The dispatch of the 26th says, briefly: "Last night, at 12 o'clock, the enemy opened fire on the city, firing fifteen 8-inch Parrott shells. Non-combatants are leaving the city in a continuous stream."


Has advanced from Tullahoma upon the rebel strong-hold of Chattanooga. The region which he has traversed is shown in the map on page 567. He appeared before Chattanooga on the 21st, and opened fire on the rebel works at 10 o'clock A.M. with good effect. The rebels replied, but generally with small guns, which did very little damage. The works were found to be very strong. Two steamers were moored at the wharf, one of which was sunk and the other disabled by our fire. There was also is pontoon-bridge across the river, protected by rebel sharp-shooters. It was ascertained that there were two divisions of rebel troops at Chattanooga, while Hill's corps (late Hardee's) were disposed along the railroad in the direction of Bridgeport—General Joe Johnston being in command of the whole, he having superseded Bragg. On the night of the 22d General Wilder crossed the Tennessee River, and burned a small railroad bridge near Shellmound, thus severing communication between the right and left wings of the rebel army, and recrossed the river in safety. Deserters and citizens confirm the repeated reports of great demoralization among the rebel troops, not only at Chattanooga, but every where in the Southwest. The Richmond papers say that on the 22d Rosecrans commenced shelling the town of Chattanooga.


Had advanced toward Knoxville on the 17th. It was expected that this point would be reached in about two weeks.


The position and movements of General Meade's army are kept a profound secret; the location of the head-quarters even not being suffered to be made public. Conflicting accounts are given of the strength, position, and designs of Lee's army. According to some reports he has 100,000 men, and is preparing for another expedition against Washington; according to other he is in full retreat upon Richmond. The most probable accounts give him a force of 70,000 men, located on the general line of the Rappahannock.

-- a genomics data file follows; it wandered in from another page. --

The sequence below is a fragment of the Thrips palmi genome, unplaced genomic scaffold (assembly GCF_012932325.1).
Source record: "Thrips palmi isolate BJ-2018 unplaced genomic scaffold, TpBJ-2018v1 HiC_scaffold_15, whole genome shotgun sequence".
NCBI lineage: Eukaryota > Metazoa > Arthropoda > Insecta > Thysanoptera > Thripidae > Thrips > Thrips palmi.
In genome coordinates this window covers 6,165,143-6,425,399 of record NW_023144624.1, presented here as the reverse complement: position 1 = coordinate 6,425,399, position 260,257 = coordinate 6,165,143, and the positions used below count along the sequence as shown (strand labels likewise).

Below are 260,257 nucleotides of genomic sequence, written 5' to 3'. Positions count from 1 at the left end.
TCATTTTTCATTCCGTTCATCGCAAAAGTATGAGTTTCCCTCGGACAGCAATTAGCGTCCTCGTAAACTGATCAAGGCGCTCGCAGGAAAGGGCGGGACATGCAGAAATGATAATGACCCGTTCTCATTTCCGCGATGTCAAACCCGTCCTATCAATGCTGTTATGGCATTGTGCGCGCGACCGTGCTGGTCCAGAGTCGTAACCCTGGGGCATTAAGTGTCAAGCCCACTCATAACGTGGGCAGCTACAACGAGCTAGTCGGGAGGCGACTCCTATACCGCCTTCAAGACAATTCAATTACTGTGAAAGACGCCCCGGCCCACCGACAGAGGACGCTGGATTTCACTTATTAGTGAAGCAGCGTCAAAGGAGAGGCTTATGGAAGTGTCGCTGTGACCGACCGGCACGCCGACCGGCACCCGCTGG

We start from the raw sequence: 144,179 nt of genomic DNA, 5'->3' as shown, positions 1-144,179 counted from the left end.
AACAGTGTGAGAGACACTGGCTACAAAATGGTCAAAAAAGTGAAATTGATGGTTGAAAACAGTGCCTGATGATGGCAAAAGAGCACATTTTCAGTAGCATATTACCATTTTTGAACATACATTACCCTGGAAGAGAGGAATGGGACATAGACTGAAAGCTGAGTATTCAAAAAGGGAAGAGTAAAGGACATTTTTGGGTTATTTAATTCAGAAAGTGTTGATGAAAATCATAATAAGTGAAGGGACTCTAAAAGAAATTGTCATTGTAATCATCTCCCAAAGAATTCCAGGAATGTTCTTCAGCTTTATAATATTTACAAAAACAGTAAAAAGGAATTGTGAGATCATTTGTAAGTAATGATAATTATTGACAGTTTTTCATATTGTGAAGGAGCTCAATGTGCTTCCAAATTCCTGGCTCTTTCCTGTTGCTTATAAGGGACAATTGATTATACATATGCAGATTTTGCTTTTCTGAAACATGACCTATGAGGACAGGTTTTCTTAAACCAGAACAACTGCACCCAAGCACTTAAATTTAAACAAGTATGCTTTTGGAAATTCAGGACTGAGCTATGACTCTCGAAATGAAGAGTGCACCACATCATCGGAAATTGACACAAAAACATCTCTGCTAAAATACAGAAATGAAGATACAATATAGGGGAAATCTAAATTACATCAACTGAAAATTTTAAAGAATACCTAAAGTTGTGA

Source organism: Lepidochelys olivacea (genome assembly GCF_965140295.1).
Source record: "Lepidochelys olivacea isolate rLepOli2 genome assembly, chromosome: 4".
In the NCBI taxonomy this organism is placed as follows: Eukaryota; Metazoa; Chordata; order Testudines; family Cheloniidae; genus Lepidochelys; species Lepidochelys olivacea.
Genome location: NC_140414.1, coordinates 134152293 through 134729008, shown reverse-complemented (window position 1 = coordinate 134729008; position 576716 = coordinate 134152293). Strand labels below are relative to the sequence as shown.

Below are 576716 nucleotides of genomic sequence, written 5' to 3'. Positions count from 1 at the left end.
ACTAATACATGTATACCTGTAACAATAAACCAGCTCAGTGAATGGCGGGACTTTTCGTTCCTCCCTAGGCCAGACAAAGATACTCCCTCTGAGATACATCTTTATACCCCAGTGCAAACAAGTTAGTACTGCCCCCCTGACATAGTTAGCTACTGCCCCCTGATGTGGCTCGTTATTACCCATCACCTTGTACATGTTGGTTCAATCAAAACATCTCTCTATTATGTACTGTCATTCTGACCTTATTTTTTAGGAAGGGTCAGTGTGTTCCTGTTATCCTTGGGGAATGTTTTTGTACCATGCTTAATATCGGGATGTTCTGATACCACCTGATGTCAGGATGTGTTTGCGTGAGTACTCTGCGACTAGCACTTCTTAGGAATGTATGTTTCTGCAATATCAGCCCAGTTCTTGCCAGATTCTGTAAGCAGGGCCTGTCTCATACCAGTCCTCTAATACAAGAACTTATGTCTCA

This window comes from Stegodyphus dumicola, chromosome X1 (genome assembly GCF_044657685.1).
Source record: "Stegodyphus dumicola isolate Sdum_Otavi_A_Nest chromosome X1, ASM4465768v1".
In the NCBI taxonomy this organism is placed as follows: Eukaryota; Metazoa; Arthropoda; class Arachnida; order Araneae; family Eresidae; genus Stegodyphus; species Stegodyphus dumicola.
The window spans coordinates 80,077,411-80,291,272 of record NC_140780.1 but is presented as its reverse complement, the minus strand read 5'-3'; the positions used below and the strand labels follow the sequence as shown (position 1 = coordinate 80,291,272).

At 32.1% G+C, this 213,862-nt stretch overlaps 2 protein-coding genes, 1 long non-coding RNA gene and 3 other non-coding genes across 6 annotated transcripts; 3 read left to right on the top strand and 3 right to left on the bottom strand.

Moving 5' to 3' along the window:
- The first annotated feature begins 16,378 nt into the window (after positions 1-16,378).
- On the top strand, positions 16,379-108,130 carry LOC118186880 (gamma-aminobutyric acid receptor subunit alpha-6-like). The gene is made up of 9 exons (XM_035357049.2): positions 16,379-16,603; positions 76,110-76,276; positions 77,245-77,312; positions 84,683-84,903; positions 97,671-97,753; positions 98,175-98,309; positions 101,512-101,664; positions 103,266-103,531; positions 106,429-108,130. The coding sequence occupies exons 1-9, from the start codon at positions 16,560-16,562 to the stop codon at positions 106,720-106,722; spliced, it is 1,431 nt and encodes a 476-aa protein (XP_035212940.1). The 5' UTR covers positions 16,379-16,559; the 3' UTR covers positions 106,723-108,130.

Generals Grant and Rosecrans have issued orders in relation to guerrillas to the same general purport. They announce that as all regularly organized bodies of the enemy have been driven from their respective departments, the most rigorous penalties will be inflicted upon all irregular bodies of cavalry not mustered and paid by the Confederate authorities—upon all conscript officers and all those who aid them—and upon all persons detected in firing upon unarmed transports. It is not contemplated that this order shall affect the treatment due to prisoners of war captured within the districts named, when they are members of legally organized companies, and when their acts are in accordance with the usages of civilized warfare.


This bloody transaction is described on page 564. Later accounts represent that Quantrill's whole force amounted to only 300 men gathered from the border counties of Missouri. Having accomplished their work of destruction they separated into small squads and endeavored to regain their homes. They were pursued by the people of Kansas, gathered into small bands, and some forty or fifty have been killed, and a considerable amount of plunder recaptured; but the greater number, being mounted on fresh horses which they had stolen, probably made good their escape.


General Sibley, in command of the expedition against the Sioux, advanced in pursuit of the Indians into the Territory of Dacotah, and toward the close of July had several sharp encounters with the enemy. On the 28th his advancing column was suddenly beset by 2000 savage warriors, who came on apparently determined to carry every thing before them; but they were soon checked and put to flight, crossing the Missouri River in haste, leaving behind them all their stores and provisions, and the rude machinery used in the preparation of their pemmican. Their loss in killed and wounded was about 125 warriors, besides many women and children drowned in crossing the river. Our loss was only six killed and two wounded. Among these was Lieutenant Beever, an Englishman of fortune, who was acting as aid-de-camp to General Sibley. He had served on Lord Raglan's staff during the Crimean war. Little Crow, the leader in the terrible massacre of last year, was killed some time since while trying to steal horses. After driving the Indians beyond the Missouri, General Sibley's expedition, finding their horses and mules fast giving out, and their provisions almost exhausted, commenced their return. The object of the expedition was only partially accomplished.